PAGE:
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October 18, 2019

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Marijuana co-op case back before Judge Mosley again

Lawyers say law is vague, file motion to have case dismissed, think it will head to Supreme Court

Schwingdorf Bail Hearing

Steve Marcus

Judge Donald Mosley asks a question to attorneys during a bail hearing for Leonard Schwingdorf in District Court Wednesday, Sept. 28, 2011. Schwingdorf is among defendants facing charges in connection with distributing medical marijuana.

Schwingdorf Bail Hearing

Leonard Schwingdorf appears during a bail hearing in District Court Wednesday, September 28, 2011. Schwingdorf is among defendants facing charges in connection with distributing medical marijuana.  . Launch slideshow »

Judge OKs Las Vegas medical pot case, says laws aren't too vague

A state court judge rejected a challenge of the state's medical marijuana law Tuesday.

Like a wild weed that is chopped down but keeps popping back up, a marijuana dispensary case that a Clark County judge dismissed earlier this month was back before the same judge today in district court.

Leonard Schwingdorf pleaded not guilty today to 10 charges involving the sale of marijuana at the Sin City Co-op, a medical marijuana dispensary that was raided by state authorities in July as a drug-trafficking organization.

Schwingdorf, 23, is among several people who have been indicted as a result of law enforcement crackdowns on co-ops that have been formed to provide medicinal marijuana for those who have medical cards that say they can possess it. The co-ops were set up as a way to deal with the state law, which allows those who need pot for medicinal purposes to possess it and grow their own small amounts, but does not provide a way for them to legally obtain it otherwise.

The co-op organizers say they were set up to accept donations to provide members with marijuana. Prosecutors and law enforcement officers say the donation is really a sale, which is against state law.

“We argue that it is not sale. And we argue that he didn’t even know that he was doing anything illegal. That’s the crux of our argument, that the law is unclear, John Million Turco, Schwingdorf’s attorney, told the judge today.

On Sept. 12, Mosley threw out Schwingdorf’s earlier case for procedural reasons, citing mistakes prosecutors made in getting the grand jury indictment against Schwingdorf and his co-owner, Nathan Hamilton. At that time, Mosley also said he couldn’t make any sense of the Nevada’s pot laws — and said, according to a Las Vegas Review-Journal report — that the Legislature should decide whether medicinal marijuana is legal or not.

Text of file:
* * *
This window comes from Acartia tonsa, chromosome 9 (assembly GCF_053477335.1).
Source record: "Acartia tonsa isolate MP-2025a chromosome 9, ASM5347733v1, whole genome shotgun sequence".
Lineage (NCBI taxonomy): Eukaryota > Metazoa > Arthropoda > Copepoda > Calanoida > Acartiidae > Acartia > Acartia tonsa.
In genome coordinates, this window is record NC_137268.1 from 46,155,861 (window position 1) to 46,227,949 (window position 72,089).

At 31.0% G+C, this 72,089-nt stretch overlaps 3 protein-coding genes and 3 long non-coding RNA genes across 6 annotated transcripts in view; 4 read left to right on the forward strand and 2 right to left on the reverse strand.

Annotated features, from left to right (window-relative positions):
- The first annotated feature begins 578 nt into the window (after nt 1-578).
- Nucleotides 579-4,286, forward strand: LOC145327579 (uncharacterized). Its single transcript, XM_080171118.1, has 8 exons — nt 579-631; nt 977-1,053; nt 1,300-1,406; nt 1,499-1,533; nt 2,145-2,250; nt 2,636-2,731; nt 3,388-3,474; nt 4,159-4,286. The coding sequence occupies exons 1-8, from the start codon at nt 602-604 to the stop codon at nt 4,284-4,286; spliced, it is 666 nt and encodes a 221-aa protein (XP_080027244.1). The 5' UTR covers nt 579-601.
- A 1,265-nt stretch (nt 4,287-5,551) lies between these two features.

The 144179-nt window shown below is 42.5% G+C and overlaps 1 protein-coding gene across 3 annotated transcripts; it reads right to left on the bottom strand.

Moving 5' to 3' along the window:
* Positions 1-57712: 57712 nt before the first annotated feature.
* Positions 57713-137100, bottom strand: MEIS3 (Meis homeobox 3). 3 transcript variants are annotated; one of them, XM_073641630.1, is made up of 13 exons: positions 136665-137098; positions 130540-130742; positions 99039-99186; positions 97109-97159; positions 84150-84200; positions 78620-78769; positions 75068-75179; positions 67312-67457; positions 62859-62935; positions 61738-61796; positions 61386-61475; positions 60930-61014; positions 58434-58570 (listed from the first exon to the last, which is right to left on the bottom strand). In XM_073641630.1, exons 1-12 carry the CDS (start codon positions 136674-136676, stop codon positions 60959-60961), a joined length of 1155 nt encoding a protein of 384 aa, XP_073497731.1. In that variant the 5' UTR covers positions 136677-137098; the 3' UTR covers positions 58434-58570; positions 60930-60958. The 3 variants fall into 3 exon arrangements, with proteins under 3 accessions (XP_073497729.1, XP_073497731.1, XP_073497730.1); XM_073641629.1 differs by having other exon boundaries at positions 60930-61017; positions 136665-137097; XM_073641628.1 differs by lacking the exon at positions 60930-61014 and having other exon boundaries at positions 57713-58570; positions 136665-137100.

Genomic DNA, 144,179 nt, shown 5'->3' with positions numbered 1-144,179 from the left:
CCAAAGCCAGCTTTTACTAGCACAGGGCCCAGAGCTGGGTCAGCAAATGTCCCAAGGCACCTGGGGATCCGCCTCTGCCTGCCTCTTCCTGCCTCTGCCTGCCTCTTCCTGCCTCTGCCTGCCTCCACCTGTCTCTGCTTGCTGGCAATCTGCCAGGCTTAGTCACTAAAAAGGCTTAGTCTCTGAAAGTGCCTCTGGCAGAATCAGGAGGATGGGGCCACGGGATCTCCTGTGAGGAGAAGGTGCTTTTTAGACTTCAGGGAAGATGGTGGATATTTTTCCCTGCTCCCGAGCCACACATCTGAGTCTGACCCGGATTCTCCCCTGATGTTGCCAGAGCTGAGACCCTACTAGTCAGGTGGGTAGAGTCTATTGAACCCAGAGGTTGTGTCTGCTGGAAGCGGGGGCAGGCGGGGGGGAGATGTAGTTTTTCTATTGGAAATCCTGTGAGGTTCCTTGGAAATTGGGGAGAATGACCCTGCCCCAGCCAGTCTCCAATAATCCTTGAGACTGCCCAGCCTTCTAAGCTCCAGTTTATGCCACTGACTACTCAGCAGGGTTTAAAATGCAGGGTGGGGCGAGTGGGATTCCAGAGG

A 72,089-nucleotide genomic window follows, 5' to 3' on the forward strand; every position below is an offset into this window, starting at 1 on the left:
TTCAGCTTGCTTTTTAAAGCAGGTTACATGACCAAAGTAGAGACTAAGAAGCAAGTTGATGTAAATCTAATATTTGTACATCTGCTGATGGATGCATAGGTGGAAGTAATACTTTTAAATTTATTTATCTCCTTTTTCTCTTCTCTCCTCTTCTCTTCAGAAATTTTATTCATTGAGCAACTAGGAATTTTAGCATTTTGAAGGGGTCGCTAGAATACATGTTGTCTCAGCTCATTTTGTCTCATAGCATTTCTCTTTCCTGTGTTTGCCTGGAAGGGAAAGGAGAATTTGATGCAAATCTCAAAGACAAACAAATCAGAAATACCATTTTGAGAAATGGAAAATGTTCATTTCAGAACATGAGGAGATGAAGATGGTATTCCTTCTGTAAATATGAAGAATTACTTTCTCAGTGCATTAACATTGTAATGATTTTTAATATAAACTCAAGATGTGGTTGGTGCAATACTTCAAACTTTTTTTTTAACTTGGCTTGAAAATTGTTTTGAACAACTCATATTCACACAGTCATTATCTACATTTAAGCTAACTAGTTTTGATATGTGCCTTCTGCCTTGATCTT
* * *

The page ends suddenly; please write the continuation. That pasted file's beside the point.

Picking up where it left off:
Two days later, on Sept. 15, the Clark County district attorney’s office took the case back to a grand jury and Schwingdorf and Hamilton were re-indicted on multiple charges of marijuana possession, sales and trafficking. At the time of the second indictment, bail was set at $300,000 for Hamilton and $100,000 for Schwingdorf.

At today’s arraignment, Mosley reduced Schwingdorf’s bail to $100. Outside the courtroom, Turco said that was the smallest bail he had seen Mosley grant. A status check on the bail is at 9 a.m. Oct. 5.

Schwingdorf’s co-defendant, Hamilton, is incarcerated in California on an unrelated misdemeanor and could not attend today’s hearing, according to his attorney, Robert Draskovitch. However, Mosley allowed Draskovitch to enter a plea of not guilty on Hamilton’s behalf.

The judge set the trial for the two defendants for 1:30 p.m. May 7.

Meanwhile, both Draskovitch and Turco filed motions later today that the state law is vague and the cases against their clients should be thrown out. Because of Mosley’s earlier statement on Sept. 12, they think he will dismiss the case.

“The law is no good because it’s so unclear,” Turco said.

Draskovitch also represents one of six defendants in a different marijuana dispensary case, involving Jolly Green Meds, before District Judge Doug Smith. Earlier this week, Smith rejected a similar motion that the case be dismissed, saying the state’s medical marijuana laws aren’t too vague.

“We have two judges, both district court judges with equal power. They have the same facts, the same law, and they have come to different conclusions,” Turco said. “One way or another it’s going to end up in front of the Supreme Court, because it is so unclear. “

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